“Third place.” It’s a term coined by sociologist Ray Oldenburg to denote a site, outside the home and office, where people gather to socialize and enjoy themselves. A third place can be a church, a coffee house, a laundromat or a porch stoop, but a bar is especially suited to the role. A few beers can dissolve inhibitions and people who wouldn’t normally swap two words with each other are soon exchanging news and views like long-lost cousins.
Of course, there are some bars where the beer is not just a social lubricant, but a major topic of conversation in and of itself….
On October 4, 1957, the Russians launched Sputnik, inaugurating the space age. Three days later an equally momentous event for beer connoisseurs took place in Washington, DC: the Brickskeller opened its doors.
In the fifty years that followed, the modest, subterranean bar has grown into a national icon for beer lovers, with a collection of bottled beers that’s earned the Brickskeller a place in the Guinness Book of World Records.
But anyone can warehouse beer. Why are there a limited number of establishments like the Brick that have gained a national reputation, prompting beer geeks to detour 500 or 1,000 miles to bend an elbow underneath their roofs? What, besides a large selection, makes a great beer bar?
“As soon as I find out, I’ll tell you!” laughs Dave Alexander, the current owner, who’s just received still another plaudit for his efforts: last month, he accepted a Cheers Benchmark Award for the Best Beer Bar from Cheers magazine and the Adams Beverage Group.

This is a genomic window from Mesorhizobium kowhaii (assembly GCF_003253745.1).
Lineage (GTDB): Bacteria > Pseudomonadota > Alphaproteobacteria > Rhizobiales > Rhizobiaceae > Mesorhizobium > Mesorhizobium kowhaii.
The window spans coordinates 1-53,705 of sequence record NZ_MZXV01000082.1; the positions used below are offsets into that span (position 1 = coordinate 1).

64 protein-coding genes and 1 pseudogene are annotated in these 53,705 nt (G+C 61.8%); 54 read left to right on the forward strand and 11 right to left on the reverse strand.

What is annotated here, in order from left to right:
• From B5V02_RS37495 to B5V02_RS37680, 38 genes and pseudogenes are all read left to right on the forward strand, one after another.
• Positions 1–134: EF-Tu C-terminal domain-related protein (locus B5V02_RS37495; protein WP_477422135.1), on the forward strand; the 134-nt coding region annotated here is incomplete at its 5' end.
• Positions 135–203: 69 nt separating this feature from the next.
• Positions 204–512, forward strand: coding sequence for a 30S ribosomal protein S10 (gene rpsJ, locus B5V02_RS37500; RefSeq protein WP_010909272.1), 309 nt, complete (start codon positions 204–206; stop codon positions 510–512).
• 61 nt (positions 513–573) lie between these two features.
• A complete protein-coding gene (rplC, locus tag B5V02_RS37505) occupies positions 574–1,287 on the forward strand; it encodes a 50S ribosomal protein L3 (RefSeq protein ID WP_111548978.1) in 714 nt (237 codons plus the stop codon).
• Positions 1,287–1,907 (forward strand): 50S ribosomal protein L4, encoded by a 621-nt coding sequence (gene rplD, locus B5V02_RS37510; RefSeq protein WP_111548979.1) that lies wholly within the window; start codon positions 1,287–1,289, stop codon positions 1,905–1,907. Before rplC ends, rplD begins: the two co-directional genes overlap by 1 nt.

The Brickskeller was a ground-breaking beer bar from the start. It’s founder, Felix Coja, a graduate of France’s Cordon Bleu cooking academy, decided to set his restaurant apart by offering a then unheard-of selection of 51 beers from around the planet. His son, Maurice, would push that number into the hundreds by the mid-1970s, sending a refrigerated tanker truck on a cross-country trek to pick up new labels from as many regional breweries as possible.
During the 1980s, Dave Alexander and his wife Diane (Maurice’s daughter) shifted the emphasis from collectors’ cans to American microbreweries, and eventually pushing the beer total upwards to over 1,300 bottled brands.
And what better place to enjoy these beers than in a veritable museum of beer memorabilia? The Brickskeller occupies the bottom two floors of a five-story building that was built in 1912 as a boardinghouse. The dimly lit bar has a feel of timelessness. Locked inside glass cases around the walls is a collection of antique beer cans. Customers are urged to order from the menus and not from the displays: it’s been more than 40 years since anyone brewed Soul Malt Liquor or James Bond’s 007 Special Blend.